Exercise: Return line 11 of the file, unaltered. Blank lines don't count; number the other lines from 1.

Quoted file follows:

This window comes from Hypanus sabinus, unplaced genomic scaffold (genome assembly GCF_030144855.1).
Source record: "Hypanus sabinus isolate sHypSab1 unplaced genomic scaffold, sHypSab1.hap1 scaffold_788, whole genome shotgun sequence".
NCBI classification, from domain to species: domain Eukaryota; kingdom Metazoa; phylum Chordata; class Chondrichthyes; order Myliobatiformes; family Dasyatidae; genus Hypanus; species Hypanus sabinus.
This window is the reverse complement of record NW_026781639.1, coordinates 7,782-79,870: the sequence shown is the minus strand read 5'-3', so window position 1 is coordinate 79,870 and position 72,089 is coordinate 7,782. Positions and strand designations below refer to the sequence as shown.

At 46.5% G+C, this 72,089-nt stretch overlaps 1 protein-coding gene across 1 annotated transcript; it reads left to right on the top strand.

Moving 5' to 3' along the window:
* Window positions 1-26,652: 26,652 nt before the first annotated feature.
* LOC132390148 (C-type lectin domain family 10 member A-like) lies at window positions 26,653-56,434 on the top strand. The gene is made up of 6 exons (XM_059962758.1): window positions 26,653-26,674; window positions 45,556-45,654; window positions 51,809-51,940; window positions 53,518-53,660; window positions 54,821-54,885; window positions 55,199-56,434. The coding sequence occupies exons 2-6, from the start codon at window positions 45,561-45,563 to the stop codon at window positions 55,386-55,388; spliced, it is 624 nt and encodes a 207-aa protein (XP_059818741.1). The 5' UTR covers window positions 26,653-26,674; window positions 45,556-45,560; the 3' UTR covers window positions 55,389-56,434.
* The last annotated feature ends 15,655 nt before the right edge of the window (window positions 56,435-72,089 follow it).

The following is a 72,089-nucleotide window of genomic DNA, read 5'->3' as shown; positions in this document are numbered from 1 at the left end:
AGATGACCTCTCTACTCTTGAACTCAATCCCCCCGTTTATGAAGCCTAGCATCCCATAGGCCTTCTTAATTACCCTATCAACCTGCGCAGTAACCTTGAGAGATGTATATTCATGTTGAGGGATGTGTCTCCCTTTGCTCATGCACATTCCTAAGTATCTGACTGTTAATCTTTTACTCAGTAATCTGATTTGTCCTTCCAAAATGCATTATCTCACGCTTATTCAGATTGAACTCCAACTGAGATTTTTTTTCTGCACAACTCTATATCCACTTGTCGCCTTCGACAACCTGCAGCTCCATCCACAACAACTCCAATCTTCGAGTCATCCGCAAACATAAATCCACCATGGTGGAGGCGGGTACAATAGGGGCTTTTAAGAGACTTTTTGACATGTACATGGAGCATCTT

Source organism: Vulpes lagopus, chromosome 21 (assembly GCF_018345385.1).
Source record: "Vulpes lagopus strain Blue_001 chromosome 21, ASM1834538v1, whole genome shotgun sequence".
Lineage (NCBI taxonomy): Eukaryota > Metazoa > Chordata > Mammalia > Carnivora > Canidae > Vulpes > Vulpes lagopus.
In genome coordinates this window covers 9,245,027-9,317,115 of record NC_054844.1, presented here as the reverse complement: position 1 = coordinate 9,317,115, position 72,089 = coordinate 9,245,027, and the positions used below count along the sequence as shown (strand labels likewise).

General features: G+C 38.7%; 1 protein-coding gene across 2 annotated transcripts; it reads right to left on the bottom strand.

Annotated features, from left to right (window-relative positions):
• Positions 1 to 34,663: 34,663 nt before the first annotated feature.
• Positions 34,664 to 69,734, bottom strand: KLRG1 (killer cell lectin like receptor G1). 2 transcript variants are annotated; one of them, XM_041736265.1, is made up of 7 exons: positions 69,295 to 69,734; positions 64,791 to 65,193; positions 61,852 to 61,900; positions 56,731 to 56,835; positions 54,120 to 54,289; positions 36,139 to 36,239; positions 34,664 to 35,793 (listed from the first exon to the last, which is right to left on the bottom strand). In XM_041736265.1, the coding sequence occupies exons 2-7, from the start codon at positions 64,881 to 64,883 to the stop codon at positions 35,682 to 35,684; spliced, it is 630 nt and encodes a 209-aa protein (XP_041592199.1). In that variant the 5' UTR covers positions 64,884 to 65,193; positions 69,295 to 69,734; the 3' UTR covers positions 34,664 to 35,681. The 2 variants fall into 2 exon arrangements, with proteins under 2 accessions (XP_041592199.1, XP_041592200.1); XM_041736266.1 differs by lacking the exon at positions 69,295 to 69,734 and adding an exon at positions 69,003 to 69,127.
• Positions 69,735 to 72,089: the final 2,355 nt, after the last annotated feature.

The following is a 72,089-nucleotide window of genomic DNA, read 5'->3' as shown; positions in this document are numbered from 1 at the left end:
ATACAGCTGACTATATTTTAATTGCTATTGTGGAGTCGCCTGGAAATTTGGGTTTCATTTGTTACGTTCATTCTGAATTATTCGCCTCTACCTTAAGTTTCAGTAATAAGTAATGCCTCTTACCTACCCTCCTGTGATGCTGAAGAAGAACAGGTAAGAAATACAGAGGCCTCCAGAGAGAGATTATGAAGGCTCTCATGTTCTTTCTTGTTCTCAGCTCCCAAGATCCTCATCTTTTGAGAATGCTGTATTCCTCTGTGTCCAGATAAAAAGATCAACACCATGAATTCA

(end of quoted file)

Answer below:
AGATGACCTCTCTACTCTTGAACTCAATCCCCCCGTTTATGAAGCCTAGCATCCCATAGGCCTTCTTAATTACCCTATCAACCTGCGCAGTAACCTTGAGAGATGTATATTCATGTTGAGGGATGTGTCTCCCTTTGCTCATGCACATTCCTAAGTATCTGACTGTTAATCTTTTACTCAGTAATCTGATTTGTCCTTCCAAAATGCATTATCTCACGCTTATTCAGATTGAACTCCAACTGAGATTTTTTTTCTGCACAACTCTATATCCACTTGTCGCCTTCGACAACCTGCAGCTCCATCCACAACAACTCCAATCTTCGAGTCATCCGCAAACATAAATCCACCATGGTGGAGGCGGGTACAATAGGGGCTTTTAAGAGACTTTTTGACATGTACATGGAGCATCTT